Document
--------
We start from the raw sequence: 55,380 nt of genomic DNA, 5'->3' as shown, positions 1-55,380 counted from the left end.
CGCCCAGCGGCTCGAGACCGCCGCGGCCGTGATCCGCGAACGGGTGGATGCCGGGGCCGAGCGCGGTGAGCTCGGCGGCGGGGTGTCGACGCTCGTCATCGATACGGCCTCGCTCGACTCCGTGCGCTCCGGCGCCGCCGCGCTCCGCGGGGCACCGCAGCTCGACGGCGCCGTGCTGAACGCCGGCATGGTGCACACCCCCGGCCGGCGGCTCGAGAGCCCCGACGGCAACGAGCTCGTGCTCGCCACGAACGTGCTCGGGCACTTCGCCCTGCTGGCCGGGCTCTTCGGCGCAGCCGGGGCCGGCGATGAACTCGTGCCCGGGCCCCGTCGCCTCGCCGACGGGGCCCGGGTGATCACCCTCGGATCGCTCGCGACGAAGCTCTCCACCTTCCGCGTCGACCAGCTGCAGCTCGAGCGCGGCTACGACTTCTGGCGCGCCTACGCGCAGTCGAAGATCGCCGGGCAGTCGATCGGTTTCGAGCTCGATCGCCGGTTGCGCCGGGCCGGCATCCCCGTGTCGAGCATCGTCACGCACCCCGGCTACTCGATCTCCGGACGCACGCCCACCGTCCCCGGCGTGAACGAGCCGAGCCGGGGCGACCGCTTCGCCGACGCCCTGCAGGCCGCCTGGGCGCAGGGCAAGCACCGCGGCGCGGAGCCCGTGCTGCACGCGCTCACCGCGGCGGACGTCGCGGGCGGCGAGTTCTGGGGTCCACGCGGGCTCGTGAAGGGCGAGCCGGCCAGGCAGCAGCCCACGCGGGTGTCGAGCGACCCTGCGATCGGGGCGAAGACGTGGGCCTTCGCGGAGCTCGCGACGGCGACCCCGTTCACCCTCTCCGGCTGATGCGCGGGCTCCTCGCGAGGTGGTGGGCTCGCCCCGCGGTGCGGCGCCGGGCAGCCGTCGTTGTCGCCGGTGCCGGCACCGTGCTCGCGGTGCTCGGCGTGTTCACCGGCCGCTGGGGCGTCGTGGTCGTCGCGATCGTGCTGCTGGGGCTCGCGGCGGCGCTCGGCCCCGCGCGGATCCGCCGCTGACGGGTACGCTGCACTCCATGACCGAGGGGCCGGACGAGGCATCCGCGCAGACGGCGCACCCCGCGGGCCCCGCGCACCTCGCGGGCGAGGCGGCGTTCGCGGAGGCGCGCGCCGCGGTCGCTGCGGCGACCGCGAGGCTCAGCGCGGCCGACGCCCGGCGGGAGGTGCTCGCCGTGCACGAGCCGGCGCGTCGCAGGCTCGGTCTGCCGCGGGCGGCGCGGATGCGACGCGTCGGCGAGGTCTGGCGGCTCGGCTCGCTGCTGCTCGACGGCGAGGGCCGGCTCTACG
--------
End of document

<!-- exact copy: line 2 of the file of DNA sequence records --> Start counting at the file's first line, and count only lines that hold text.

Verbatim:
CGCCCAGCGGCTCGAGACCGCCGCGGCCGTGATCCGCGAACGGGTGGATGCCGGGGCCGAGCGCGGTGAGCTCGGCGGCGGGGTGTCGACGCTCGTCATCGATACGGCCTCGCTCGACTCCGTGCGCTCCGGCGCCGCCGCGCTCCGCGGGGCACCGCAGCTCGACGGCGCCGTGCTGAACGCCGGCATGGTGCACACCCCCGGCCGGCGGCTCGAGAGCCCCGACGGCAACGAGCTCGTGCTCGCCACGAACGTGCTCGGGCACTTCGCCCTGCTGGCCGGGCTCTTCGGCGCAGCCGGGGCCGGCGATGAACTCGTGCCCGGGCCCCGTCGCCTCGCCGACGGGGCCCGGGTGATCACCCTCGGATCGCTCGCGACGAAGCTCTCCACCTTCCGCGTCGACCAGCTGCAGCTCGAGCGCGGCTACGACTTCTGGCGCGCCTACGCGCAGTCGAAGATCGCCGGGCAGTCGATCGGTTTCGAGCTCGATCGCCGGTTGCGCCGGGCCGGCATCCCCGTGTCGAGCATCGTCACGCACCCCGGCTACTCGATCTCCGGACGCACGCCCACCGTCCCCGGCGTGAACGAGCCGAGCCGGGGCGACCGCTTCGCCGACGCCCTGCAGGCCGCCTGGGCGCAGGGCAAGCACCGCGGCGCGGAGCCCGTGCTGCACGCGCTCACCGCGGCGGACGTCGCGGGCGGCGAGTTCTGGGGTCCACGCGGGCTCGTGAAGGGCGAGCCGGCCAGGCAGCAGCCCACGCGGGTGTCGAGCGACCCTGCGATCGGGGCGAAGACGTGGGCCTTCGCGGAGCTCGCGACGGCGACCCCGTTCACCCTCTCCGGCTGATGCGCGGGCTCCTCGCGAGGTGGTGGGCTCGCCCCGCGGTGCGGCGCCGGGCAGCCGTCGTTGTCGCCGGTGCCGGCACCGTGCTCGCGGTGCTCGGCGTGTTCACCGGCCGCTGGGGCGTCGTGGTCGTCGCGATCGTGCTGCTGGGGCTCGCGGCGGCGCTCGGCCCCGCGCGGATCCGCCGCTGACGGGTACGCTGCACTCCATGACCGAGGGGCCGGACGAGGCATCCGCGCAGACGGCGCACCCCGCGGGCCCCGCGCACCTCGCGGGCGAGGCGGCGTTCGCGGAGGCGCGCGCCGCGGTCGCTGCGGCGACCGCGAGGCTCAGCGCGGCCGACGCCCGGCGGGAGGTGCTCGCCGTGCACGAGCCGGCGCGTCGCAGGCTCGGTCTGCCGCGGGCGGCGCGGATGCGACGCGTCGGCGAGGTCTGGCGGCTCGGCTCGCTGCTGCTCGACGGCGAGGGCCGGCTCTACG